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KangJungsik

9 count

KangJungsik

9

Song of the Origin of the Seven Stars

“Chilseongbonpuri, ” or “Song of the Origin of the Seven Stars, ” is an epic narrative of the birth and the deification of Chilseongsin (Seven Stars), a snake god that oversees the fortunes of a family. This shamanic epic is often recited in present times as part of formal rituals and rituals for the dead spirit of snakes (chilseongsaenam), observed on Jeju Island. The plot begins with the birth of a daughter between State Official Jang Seol-ryong and his wife Song Seol-ryong who had been able t

Korean Folk Beliefs

Shrine for Village Guardian Deity

Bonhyangdang is the term used on Jeju Island for village shrines for worshipping Bonhyang, deities that protect the community. Bonhyangdang is a sacred place in the village, serving as the venue for regular ritual services that reaffirm a sense of community. Enshrined here are gods that oversee the welfare of the village and prayers on livelihood, childbirth and rearing, and healing diseases, collectively called bonhyang and include mountain gods and gods of childbirth and rearing. Some of the w

Korean Folk Beliefs

Shrine for Village Guardian Deity

Bonhyangdang is the term used on Jeju Island for village shrines for worshipping bonhyang, deities that protect the community. Bonhyangdang is a sacred place in the village, serving as the venue for regular ritual services that reaffirm a sense of community. Enshrined here are gods that oversee the welfare of the village and prayers on livelihood, childbirth and rearing, and healing diseases, collectively called bonhyang and include mountain gods and gods of childbirth and rearing. Some of the w

Korean Folk Beliefs

Shrine for General Choe Yeong

This is a shrine is dedicated to General Choe Yeong (1316-1388), a commander and loyal subject of late Goryeo (918-1392). General Choe Yeong was revered for military distinction including his defense of the kingdom against Japanese invasion. He was however defeated by mutiny leader Yi Seong-gye, who went on to found Joseon (1392-1910) and beheaded. Because he met a tragic death while trying to defend the declining Goryeo, Choe came to be deified and worshipped as a shamanic god. Shrines dedicate

Korean Folk Beliefs

Song of Heoungaegi

“Heoungaegibonpuri”is a shamanic myth from Jeju Island that narrates the story of how humans came to be prohibited from travelling between the human world and the underworld. The tale belongs to a special category of shamanic mythology from Jeju, bonpuri, which is transmitted only through the recitation of a few shamans and through written records. They are passed down independently without association with a specific deity, ritual or ritual segment, and thus are rarely performed as part of sham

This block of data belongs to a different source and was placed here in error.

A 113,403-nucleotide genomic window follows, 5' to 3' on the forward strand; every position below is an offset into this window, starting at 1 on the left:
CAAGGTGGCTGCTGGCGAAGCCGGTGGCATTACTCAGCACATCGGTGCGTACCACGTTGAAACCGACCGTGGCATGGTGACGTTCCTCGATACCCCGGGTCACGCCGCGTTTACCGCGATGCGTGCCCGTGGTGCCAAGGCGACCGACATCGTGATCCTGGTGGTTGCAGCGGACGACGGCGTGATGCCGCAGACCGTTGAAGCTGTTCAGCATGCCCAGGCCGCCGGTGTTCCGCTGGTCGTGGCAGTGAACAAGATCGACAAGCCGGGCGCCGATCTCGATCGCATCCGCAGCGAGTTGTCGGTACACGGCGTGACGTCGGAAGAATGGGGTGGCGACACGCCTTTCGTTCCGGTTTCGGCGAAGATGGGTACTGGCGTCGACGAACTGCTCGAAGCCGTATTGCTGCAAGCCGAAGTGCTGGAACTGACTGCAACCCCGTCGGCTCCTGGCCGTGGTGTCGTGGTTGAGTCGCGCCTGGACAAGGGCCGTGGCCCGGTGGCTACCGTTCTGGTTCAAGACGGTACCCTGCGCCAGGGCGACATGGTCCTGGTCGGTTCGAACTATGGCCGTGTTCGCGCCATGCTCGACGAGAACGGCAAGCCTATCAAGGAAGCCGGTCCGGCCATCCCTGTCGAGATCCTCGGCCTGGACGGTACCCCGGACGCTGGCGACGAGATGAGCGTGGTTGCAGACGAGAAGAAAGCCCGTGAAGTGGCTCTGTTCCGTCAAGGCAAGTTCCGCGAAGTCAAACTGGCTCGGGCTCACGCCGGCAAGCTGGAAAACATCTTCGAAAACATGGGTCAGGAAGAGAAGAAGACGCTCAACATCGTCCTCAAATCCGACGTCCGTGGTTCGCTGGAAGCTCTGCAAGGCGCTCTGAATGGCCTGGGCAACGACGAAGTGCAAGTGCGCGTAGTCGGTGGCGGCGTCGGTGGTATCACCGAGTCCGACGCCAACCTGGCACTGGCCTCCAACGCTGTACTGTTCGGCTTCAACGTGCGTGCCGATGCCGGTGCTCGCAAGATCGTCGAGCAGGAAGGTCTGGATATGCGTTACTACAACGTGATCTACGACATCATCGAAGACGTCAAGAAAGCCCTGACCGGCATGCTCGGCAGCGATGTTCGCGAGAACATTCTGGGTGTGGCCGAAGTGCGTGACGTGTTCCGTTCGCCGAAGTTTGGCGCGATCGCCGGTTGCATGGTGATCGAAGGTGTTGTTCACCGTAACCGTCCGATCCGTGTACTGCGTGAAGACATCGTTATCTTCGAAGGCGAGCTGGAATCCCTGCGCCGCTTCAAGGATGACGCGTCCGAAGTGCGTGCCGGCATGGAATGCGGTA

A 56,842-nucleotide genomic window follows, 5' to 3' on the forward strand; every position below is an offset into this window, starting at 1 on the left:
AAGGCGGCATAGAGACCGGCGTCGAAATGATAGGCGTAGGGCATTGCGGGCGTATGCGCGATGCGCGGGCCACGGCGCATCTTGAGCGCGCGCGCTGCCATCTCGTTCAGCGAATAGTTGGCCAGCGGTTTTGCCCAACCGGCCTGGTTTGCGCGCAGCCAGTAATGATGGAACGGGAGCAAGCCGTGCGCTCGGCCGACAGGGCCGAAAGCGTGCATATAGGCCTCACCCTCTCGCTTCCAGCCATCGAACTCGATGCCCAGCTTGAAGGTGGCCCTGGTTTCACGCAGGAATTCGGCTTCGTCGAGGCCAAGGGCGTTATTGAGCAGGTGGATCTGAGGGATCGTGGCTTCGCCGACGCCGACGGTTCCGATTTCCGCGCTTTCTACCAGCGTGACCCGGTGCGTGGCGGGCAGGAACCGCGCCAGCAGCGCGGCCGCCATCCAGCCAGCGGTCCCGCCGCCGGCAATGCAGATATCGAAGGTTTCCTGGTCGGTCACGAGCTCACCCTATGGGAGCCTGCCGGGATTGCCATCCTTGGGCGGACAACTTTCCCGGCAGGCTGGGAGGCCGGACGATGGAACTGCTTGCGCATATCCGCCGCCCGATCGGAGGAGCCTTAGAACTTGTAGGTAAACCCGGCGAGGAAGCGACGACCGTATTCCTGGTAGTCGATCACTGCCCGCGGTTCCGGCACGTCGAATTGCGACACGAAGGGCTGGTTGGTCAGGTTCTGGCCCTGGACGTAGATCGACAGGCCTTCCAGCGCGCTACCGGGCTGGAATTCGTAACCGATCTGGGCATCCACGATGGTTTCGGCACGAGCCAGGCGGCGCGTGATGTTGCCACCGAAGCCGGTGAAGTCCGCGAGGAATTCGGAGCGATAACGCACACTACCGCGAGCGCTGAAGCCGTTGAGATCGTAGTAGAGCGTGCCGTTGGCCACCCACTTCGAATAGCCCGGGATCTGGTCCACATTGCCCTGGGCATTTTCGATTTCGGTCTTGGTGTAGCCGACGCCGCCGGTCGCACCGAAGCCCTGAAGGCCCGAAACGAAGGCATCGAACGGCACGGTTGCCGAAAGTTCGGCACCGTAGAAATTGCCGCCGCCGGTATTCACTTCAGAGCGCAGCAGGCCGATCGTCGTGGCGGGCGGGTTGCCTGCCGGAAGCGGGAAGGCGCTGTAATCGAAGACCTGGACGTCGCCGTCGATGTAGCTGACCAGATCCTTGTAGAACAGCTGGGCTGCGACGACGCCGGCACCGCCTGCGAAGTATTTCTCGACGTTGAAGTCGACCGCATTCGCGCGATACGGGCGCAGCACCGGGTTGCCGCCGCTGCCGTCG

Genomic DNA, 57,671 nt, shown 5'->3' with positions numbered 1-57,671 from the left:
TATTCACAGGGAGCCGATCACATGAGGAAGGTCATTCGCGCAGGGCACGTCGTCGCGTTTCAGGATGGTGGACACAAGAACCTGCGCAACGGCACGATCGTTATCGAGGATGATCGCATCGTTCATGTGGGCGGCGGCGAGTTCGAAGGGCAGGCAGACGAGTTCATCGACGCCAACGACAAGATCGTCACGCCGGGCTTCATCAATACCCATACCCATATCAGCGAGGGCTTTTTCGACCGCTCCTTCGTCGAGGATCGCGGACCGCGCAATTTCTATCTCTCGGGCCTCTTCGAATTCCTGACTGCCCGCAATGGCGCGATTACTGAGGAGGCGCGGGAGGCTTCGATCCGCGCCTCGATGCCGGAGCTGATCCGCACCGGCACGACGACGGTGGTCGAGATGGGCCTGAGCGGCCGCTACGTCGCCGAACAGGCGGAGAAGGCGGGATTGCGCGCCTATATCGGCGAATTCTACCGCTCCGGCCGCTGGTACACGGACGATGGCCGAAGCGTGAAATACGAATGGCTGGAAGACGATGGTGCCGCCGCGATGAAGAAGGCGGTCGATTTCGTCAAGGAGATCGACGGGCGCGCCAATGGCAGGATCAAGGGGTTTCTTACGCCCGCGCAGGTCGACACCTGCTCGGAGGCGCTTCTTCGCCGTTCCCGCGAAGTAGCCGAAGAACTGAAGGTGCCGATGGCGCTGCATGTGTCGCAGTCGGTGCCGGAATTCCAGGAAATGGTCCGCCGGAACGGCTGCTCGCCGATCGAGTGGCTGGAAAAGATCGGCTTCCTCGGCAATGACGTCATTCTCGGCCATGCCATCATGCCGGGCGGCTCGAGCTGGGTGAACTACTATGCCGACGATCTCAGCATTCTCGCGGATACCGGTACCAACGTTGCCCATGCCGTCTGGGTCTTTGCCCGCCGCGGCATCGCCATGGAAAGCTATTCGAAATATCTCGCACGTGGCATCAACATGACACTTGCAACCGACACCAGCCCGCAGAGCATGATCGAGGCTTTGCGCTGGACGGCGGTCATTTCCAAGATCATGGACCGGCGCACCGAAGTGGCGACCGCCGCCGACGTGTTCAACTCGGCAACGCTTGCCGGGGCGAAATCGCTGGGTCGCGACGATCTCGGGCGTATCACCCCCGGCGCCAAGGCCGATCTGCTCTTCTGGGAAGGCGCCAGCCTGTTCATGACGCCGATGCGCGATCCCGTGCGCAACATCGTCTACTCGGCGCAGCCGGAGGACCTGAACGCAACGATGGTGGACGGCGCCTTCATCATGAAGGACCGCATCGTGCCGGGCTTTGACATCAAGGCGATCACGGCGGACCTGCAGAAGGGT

Korean Folk Literature

Origin of Childbirth Goddess from Myeongjin Kingdom

The shamanic myth “Myeongjinguksaengbulhalmangbonpuri (Origin of Childbirth Goddess from Myeongjin Kingdom)” from Jeju Island narrates the deification of Saengbulhalmang (Granny Life), the goddess that oversees conception and birth. When the Princess of East Sea Dragon Palace is abandoned for being impious, she pleads to her mother for instructions for her survival, and she is given the responsibility of Saengbulwang, the goddess of conception, birth and childcare. The princess is locked inside

Korean Folk Literature

Jeju Jige Bal Geotgi

A game using two twigs with additional branches for making a jige to walk on the additional branches and use the twigs as crutches, and was played among children in Jeongui of Jeju Island. The same twigs used to make a jige (an A-framed carrier) were used for this game. The twig was called a jige bal (the foot of a jige), which had become the origin of the name, Jige Bal Geotgi. The game was played by children in the region formerly named Jeongui on Jeju Island. This game is inspired by the walk

Korean Folk Arts

Stationmaster O

The legend “Ochalbang” narrates the story of Stationmaster O Yeong-gwan, who was known as a mighty strongman in the village of Daejeong near Seogwipo, Jeju Island, during the reign of Joseon’s King Hyeonjong. When Stationmaster O’s mother was pregnant with her first child, the father fed her ten cows, but the baby turned out to be a girl. The next time his wife got pregnant, the father, worried that it would again be a daughter, he fed her only nine cows, and this time they had a son, who grew u

Korean Folk Literature

Sea God Shrine

Haesinsa is a shrine for praying to the god of the seas for a good harvest, big catch, peace in the village and safety for the boats. Sea god shrines stand on the three coasts of the Korean peninsula, which used to serve as venues for state-organized rituals each year in the second and eighth lunar months, with incense and prayer messages sent by the king: Donghaesinmyo (Shrine for the East Sea God) in Yangyang, Gangwon Province; Seohaesinsa (Shrine for the West Sea God) in Pungcheon, Hwanghae P

Korean Folk Beliefs
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